So here’s the thing. I love ginger cookies. Specifically Heidi Swanson’s Sparkling Ginger Chip Cookies. Now that you mention it, I guess they were last year’s cookie obsession. And I did a little mingling. And the magic works! The ginger flavor feels like Christmas to me. The molasses adds a bit of depth and darker color, as does the brown sugar. I tried using whole wheat pastry flour, as Heidi does, and was happy with the result (and felt a bit more virtuous), but if course it will work with regular all-purpose flour. They retain that crispy-chewy combination, and give you another variation on the cream cheese cookie if you want a bit more depth of flavor.

Ginger Cream Cheese Cookies

Makes about 24 small or 16 large cookies

½ cup (one stick) unsalted butter, softened

4 ounces cream cheese, softened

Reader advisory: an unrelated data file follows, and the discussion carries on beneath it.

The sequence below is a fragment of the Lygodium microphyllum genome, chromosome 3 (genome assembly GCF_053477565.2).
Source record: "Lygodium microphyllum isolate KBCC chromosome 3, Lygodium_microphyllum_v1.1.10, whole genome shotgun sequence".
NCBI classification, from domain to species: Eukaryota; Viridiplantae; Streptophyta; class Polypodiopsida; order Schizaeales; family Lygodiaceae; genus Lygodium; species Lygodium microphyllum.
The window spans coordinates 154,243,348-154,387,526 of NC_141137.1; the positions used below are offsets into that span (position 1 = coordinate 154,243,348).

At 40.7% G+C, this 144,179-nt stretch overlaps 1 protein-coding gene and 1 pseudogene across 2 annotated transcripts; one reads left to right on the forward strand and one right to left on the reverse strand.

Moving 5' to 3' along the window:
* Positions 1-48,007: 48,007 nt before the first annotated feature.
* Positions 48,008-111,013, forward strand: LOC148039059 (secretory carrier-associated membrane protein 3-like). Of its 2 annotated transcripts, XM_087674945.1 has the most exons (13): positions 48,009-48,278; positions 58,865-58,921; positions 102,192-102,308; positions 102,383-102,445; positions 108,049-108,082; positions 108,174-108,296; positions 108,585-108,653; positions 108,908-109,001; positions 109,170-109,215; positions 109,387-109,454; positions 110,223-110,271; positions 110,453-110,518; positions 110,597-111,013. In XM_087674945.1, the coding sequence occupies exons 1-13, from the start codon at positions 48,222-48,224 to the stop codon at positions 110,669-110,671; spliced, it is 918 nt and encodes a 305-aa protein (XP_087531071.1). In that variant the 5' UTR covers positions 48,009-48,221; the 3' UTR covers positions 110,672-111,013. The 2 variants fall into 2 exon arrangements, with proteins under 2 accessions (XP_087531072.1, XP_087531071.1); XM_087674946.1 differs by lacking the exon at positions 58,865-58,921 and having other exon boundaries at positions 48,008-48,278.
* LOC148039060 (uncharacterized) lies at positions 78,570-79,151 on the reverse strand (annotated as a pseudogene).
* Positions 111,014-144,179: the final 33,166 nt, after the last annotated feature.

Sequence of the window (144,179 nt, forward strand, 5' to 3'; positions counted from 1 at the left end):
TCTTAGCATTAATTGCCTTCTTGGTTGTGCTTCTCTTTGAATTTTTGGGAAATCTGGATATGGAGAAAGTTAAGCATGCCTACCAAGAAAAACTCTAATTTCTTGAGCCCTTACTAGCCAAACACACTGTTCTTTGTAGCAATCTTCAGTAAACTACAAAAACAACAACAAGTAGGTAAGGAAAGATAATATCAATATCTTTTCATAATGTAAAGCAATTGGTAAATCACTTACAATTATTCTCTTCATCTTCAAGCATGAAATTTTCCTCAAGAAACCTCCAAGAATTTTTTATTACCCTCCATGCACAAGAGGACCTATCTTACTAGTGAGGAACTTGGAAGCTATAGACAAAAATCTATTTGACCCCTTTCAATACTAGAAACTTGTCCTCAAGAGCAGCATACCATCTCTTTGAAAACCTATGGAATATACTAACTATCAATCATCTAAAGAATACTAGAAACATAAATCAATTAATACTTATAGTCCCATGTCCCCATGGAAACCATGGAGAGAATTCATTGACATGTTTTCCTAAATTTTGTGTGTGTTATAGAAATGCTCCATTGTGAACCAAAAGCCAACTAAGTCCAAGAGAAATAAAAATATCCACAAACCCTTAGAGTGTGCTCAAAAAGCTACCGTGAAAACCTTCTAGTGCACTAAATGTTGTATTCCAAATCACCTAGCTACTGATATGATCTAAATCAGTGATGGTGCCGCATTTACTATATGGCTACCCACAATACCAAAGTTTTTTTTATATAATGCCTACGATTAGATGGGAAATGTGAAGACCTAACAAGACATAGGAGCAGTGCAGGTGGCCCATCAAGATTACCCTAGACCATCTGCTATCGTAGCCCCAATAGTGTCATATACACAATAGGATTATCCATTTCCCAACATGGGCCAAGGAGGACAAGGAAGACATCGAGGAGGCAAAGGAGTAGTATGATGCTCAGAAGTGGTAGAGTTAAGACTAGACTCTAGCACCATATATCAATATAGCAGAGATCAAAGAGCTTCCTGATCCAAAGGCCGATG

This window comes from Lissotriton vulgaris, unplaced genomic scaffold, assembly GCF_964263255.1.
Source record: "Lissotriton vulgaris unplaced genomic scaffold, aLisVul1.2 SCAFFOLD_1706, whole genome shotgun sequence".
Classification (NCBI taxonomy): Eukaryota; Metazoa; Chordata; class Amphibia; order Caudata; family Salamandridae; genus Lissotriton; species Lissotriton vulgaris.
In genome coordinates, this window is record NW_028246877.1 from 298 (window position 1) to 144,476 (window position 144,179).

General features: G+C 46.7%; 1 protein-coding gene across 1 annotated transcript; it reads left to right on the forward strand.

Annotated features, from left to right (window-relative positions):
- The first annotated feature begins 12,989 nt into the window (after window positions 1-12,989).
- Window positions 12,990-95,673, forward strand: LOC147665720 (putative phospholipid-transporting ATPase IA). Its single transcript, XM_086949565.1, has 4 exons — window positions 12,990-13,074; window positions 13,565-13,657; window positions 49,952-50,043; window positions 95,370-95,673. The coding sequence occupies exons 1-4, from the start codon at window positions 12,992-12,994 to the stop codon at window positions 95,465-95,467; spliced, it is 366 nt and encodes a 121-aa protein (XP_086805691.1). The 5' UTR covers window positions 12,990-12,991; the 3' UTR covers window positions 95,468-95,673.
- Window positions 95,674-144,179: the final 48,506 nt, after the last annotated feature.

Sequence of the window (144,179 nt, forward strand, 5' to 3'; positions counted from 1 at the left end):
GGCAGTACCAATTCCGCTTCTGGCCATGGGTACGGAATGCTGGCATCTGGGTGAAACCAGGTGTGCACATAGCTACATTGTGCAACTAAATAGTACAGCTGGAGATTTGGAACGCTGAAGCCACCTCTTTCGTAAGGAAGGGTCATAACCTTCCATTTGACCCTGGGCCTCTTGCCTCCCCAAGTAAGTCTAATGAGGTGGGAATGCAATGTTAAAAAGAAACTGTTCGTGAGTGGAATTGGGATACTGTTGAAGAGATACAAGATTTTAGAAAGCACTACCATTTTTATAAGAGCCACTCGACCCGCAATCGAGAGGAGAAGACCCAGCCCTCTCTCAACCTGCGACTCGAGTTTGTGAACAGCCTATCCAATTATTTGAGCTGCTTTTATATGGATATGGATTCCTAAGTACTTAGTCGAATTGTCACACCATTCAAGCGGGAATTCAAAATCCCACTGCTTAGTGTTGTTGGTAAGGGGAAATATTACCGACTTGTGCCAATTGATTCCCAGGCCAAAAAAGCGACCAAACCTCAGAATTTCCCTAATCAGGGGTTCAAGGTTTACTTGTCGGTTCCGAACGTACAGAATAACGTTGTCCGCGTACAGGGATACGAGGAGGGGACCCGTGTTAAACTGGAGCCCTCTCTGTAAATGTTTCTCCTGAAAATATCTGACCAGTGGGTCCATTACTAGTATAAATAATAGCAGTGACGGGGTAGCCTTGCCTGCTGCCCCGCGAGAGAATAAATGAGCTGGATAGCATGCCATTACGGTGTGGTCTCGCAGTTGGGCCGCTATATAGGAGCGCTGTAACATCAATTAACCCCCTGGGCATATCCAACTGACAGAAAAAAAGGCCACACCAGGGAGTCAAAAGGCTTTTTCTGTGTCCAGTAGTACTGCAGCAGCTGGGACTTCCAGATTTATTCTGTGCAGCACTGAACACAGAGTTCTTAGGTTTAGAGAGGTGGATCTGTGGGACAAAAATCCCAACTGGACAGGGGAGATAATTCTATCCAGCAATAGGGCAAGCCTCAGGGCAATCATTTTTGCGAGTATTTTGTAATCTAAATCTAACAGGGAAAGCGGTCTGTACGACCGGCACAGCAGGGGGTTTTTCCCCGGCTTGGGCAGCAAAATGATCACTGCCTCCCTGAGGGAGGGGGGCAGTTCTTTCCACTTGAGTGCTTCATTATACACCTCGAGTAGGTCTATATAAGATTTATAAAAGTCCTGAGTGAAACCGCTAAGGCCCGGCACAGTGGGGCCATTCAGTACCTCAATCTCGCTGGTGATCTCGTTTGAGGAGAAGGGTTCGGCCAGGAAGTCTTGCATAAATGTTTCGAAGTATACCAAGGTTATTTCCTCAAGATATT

1 tbsp molasses

1 cup packed brown sugar

1 heaping cup whole wheat pastry flour (or you can use all purpose)

1/2 teaspoon salt

1 tsp ground ginger

2 tbsp turbinado sugar (to sprinkle on top)

Heat the oven to 350 degrees. Using a standing mixer or hand beaters, cream together the butter, cream cheese and sugar until light and fluffy, 3 to 5 minutes. Add in the molasses, salt and ginger, and mix to incorporate. Add in the flour, and mix just until incorporated. Scrape down the bowl and give it a quick stir with a spoon or spatula to make sure everything is evenly mixed.

Drop the batter by tablespoonfuls onto baking sheets lined with parchment, leaving about 1 1/2 inches between each cookie (they will spread a little). Don’t use a silpat for these—they will run into each other—I’d put them directly on the pan if you don’t have parchment. Bake for about 12-15 minutes, until the edges are golden brown.